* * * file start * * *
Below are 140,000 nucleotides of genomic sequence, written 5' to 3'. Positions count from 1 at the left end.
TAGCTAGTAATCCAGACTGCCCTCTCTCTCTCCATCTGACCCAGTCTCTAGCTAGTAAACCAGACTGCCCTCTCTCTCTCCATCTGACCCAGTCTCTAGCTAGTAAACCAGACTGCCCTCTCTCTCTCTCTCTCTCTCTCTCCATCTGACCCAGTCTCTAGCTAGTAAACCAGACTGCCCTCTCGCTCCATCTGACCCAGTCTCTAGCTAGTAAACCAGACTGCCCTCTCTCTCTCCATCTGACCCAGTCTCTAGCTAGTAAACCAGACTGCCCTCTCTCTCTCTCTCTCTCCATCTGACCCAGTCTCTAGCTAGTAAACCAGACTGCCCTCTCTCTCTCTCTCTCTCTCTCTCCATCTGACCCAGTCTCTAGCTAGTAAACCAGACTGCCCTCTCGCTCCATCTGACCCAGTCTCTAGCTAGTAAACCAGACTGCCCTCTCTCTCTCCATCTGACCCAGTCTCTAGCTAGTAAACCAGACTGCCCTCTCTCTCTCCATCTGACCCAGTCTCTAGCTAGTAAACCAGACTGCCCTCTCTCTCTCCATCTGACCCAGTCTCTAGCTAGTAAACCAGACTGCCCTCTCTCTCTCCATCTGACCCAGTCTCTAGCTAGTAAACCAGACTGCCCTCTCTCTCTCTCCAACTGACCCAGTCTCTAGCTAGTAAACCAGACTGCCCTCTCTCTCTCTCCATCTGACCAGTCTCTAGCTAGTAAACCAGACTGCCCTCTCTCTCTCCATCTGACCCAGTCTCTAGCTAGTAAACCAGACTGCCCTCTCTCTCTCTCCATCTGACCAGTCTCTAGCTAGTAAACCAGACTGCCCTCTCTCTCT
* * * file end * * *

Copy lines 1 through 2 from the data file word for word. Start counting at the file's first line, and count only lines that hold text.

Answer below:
Below are 140,000 nucleotides of genomic sequence, written 5' to 3'. Positions count from 1 at the left end.
TAGCTAGTAATCCAGACTGCCCTCTCTCTCTCCATCTGACCCAGTCTCTAGCTAGTAAACCAGACTGCCCTCTCTCTCTCCATCTGACCCAGTCTCTAGCTAGTAAACCAGACTGCCCTCTCTCTCTCTCTCTCTCTCTCTCCATCTGACCCAGTCTCTAGCTAGTAAACCAGACTGCCCTCTCGCTCCATCTGACCCAGTCTCTAGCTAGTAAACCAGACTGCCCTCTCTCTCTCCATCTGACCCAGTCTCTAGCTAGTAAACCAGACTGCCCTCTCTCTCTCTCTCTCTCCATCTGACCCAGTCTCTAGCTAGTAAACCAGACTGCCCTCTCTCTCTCTCTCTCTCTCTCTCCATCTGACCCAGTCTCTAGCTAGTAAACCAGACTGCCCTCTCGCTCCATCTGACCCAGTCTCTAGCTAGTAAACCAGACTGCCCTCTCTCTCTCCATCTGACCCAGTCTCTAGCTAGTAAACCAGACTGCCCTCTCTCTCTCCATCTGACCCAGTCTCTAGCTAGTAAACCAGACTGCCCTCTCTCTCTCCATCTGACCCAGTCTCTAGCTAGTAAACCAGACTGCCCTCTCTCTCTCCATCTGACCCAGTCTCTAGCTAGTAAACCAGACTGCCCTCTCTCTCTCTCCAACTGACCCAGTCTCTAGCTAGTAAACCAGACTGCCCTCTCTCTCTCTCCATCTGACCAGTCTCTAGCTAGTAAACCAGACTGCCCTCTCTCTCTCCATCTGACCCAGTCTCTAGCTAGTAAACCAGACTGCCCTCTCTCTCTCTCCATCTGACCAGTCTCTAGCTAGTAAACCAGACTGCCCTCTCTCTCT